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F1 in Schools and Energy Breakthrough

F1 in Schools and Energy Breakthrough

F1 in Schools

F1 in Schools is the world’s largest STEM competition, involving nine million students from 17,000 schools from all over the world. Teams are challenged to design, test and make miniature F1 cars capable of travelling at 80km/hr.

Trinity’s Design and Technology Department offer an accelerated learning opportunity for students to design, test, manufacture and race CO2 powered model F1 style racing cars.

Students gain access to the latest industry-standard design and manufacturing technologies including CAD/CAM software CATIA (used by Airbus, Boeing, McLaren F1 and many others), Autodesk, Solidworks,3D printing, CNC milling, Laser cutting and engraving, smoke tunnels, wind tunnels (real and virtual CFD), computerised race track and more.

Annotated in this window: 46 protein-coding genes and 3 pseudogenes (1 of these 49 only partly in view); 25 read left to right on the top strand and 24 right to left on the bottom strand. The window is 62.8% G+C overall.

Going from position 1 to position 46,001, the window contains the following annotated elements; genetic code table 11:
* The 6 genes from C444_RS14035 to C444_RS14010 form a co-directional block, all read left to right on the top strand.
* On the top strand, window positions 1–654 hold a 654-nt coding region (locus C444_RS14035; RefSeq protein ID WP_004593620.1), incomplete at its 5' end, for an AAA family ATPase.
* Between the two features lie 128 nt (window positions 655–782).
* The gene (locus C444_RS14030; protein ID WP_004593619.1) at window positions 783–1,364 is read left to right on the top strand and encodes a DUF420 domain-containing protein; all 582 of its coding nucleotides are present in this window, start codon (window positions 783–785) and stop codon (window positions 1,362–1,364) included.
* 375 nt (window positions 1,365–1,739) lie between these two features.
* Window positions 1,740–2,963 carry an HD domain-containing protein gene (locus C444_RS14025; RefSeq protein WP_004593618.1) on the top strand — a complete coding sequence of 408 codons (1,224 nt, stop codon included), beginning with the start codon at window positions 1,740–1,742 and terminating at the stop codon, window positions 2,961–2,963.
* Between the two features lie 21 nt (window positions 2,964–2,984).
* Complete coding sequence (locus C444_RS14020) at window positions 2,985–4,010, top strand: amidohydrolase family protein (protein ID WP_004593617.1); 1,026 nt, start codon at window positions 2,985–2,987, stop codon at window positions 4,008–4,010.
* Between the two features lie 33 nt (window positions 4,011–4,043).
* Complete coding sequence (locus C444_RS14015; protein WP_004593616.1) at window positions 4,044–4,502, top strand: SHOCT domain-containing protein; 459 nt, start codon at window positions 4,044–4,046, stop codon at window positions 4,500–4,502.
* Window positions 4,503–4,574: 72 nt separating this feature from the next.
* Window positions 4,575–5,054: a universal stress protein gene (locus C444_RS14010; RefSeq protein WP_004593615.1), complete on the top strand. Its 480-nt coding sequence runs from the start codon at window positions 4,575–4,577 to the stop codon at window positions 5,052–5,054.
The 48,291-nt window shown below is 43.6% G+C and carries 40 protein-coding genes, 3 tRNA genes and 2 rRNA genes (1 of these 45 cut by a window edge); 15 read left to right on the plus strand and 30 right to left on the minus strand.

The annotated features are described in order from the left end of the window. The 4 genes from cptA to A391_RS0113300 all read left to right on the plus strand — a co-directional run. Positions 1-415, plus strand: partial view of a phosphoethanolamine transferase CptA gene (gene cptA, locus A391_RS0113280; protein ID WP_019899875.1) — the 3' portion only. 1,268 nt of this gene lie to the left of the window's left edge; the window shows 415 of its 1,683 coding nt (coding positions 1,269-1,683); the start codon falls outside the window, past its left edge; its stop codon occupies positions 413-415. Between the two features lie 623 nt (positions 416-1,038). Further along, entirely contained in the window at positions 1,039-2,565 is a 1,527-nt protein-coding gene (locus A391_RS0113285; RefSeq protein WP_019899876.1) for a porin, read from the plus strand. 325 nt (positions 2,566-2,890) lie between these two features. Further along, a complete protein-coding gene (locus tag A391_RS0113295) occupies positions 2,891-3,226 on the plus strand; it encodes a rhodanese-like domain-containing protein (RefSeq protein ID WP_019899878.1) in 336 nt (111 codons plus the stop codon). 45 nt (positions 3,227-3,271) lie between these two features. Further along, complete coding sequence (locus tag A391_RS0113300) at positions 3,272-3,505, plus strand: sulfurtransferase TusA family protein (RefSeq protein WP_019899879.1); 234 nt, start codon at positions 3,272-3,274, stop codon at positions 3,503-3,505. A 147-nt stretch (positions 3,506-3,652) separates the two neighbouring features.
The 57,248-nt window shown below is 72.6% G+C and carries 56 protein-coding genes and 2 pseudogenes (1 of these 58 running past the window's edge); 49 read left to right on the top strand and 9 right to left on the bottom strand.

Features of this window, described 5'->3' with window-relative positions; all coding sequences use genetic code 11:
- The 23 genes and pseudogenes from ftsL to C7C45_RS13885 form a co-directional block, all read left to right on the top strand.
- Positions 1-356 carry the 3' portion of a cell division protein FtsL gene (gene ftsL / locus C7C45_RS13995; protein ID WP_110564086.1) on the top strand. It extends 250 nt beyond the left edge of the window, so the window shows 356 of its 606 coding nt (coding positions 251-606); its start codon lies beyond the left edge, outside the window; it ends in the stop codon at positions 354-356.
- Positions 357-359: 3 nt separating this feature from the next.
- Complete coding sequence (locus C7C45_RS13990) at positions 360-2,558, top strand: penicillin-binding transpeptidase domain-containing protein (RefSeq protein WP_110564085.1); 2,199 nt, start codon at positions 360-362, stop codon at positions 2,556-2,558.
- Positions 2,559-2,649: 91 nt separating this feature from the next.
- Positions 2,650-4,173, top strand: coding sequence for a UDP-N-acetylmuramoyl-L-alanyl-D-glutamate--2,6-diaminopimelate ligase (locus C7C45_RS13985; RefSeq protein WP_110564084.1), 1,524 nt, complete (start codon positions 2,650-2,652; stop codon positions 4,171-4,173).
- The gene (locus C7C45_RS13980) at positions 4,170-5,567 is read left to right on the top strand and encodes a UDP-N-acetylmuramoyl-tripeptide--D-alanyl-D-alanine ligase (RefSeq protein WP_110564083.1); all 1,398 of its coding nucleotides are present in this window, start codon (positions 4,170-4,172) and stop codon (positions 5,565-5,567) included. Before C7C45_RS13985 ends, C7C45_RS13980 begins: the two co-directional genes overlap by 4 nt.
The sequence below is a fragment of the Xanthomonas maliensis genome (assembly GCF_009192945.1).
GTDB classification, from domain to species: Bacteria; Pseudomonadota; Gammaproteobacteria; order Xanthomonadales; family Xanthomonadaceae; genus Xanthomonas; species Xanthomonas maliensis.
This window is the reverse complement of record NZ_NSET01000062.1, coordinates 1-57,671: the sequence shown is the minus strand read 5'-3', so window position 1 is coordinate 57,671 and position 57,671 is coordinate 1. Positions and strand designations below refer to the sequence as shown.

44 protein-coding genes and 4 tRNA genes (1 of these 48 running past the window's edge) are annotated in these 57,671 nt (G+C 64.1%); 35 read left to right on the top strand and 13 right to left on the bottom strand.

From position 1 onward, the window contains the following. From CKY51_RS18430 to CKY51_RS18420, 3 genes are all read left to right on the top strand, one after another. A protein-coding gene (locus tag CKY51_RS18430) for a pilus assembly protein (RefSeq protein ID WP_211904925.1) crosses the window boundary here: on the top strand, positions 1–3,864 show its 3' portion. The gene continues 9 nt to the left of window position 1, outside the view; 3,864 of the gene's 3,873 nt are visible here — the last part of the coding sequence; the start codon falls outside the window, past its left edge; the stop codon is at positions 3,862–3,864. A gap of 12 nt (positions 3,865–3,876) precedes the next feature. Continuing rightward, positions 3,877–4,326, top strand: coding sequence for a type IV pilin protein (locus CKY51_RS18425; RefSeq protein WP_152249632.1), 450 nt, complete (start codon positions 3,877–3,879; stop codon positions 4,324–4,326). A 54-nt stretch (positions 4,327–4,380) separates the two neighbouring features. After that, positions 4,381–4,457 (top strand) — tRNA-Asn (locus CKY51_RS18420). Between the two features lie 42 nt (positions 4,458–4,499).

This co-curricular program promotes educational learning, leadership, mentoring and sharing of ideas by working in teams. F1 in Schools is the largest STEM (Science, Technology, Engineering and Maths) competition in the world.

Energy Breakthrough

The Energy Breakthrough is a science, technology, engineering, and maths active learning program. It provides opportunities for students, teachers, parents and local industry to work together to design and construct a vehicle, a machine or innovation in technology that will represent an ‘energy breakthrough’.

The program encourages participants to examine and use the latest technology while considering its impact on the environment and the way people live locally and globally. Trinity will be entering two teams this year to design an Energy Efficient Vehicle (EEV) in the category of Hybrid 1 OPEN (Pedal + 1 Other Source)

This cross-age program sees students work throughout the year to design, build and test vehicles or machines within detailed specifications. It requires a team effort and an across-the-curriculum approach.